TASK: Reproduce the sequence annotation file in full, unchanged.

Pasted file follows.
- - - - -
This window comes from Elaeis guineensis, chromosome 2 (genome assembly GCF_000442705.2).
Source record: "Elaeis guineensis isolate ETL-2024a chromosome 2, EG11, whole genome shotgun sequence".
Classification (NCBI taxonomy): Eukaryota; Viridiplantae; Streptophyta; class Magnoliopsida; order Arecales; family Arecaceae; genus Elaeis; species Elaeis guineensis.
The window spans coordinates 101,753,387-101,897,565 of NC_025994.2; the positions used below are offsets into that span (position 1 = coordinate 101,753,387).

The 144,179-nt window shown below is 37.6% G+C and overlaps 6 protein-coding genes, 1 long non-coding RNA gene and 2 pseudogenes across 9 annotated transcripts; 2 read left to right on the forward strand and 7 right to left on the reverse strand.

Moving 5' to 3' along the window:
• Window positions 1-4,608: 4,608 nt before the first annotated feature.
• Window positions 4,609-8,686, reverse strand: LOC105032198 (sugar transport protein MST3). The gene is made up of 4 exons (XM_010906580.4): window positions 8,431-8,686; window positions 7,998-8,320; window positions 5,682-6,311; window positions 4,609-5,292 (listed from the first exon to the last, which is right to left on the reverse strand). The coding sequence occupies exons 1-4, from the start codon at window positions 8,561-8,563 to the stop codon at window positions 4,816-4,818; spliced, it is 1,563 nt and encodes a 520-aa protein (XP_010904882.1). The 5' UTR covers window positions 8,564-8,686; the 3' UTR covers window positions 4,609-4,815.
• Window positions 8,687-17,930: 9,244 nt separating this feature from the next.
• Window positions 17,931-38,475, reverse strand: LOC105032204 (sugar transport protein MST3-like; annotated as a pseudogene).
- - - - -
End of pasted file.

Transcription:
This window comes from Elaeis guineensis, chromosome 2 (genome assembly GCF_000442705.2).
Source record: "Elaeis guineensis isolate ETL-2024a chromosome 2, EG11, whole genome shotgun sequence".
Classification (NCBI taxonomy): Eukaryota; Viridiplantae; Streptophyta; class Magnoliopsida; order Arecales; family Arecaceae; genus Elaeis; species Elaeis guineensis.
The window spans coordinates 101,753,387-101,897,565 of NC_025994.2; the positions used below are offsets into that span (position 1 = coordinate 101,753,387).

The 144,179-nt window shown below is 37.6% G+C and overlaps 6 protein-coding genes, 1 long non-coding RNA gene and 2 pseudogenes across 9 annotated transcripts; 2 read left to right on the forward strand and 7 right to left on the reverse strand.

Moving 5' to 3' along the window:
• Window positions 1-4,608: 4,608 nt before the first annotated feature.
• Window positions 4,609-8,686, reverse strand: LOC105032198 (sugar transport protein MST3). The gene is made up of 4 exons (XM_010906580.4): window positions 8,431-8,686; window positions 7,998-8,320; window positions 5,682-6,311; window positions 4,609-5,292 (listed from the first exon to the last, which is right to left on the reverse strand). The coding sequence occupies exons 1-4, from the start codon at window positions 8,561-8,563 to the stop codon at window positions 4,816-4,818; spliced, it is 1,563 nt and encodes a 520-aa protein (XP_010904882.1). The 5' UTR covers window positions 8,564-8,686; the 3' UTR covers window positions 4,609-4,815.
• Window positions 8,687-17,930: 9,244 nt separating this feature from the next.
• Window positions 17,931-38,475, reverse strand: LOC105032204 (sugar transport protein MST3-like; annotated as a pseudogene).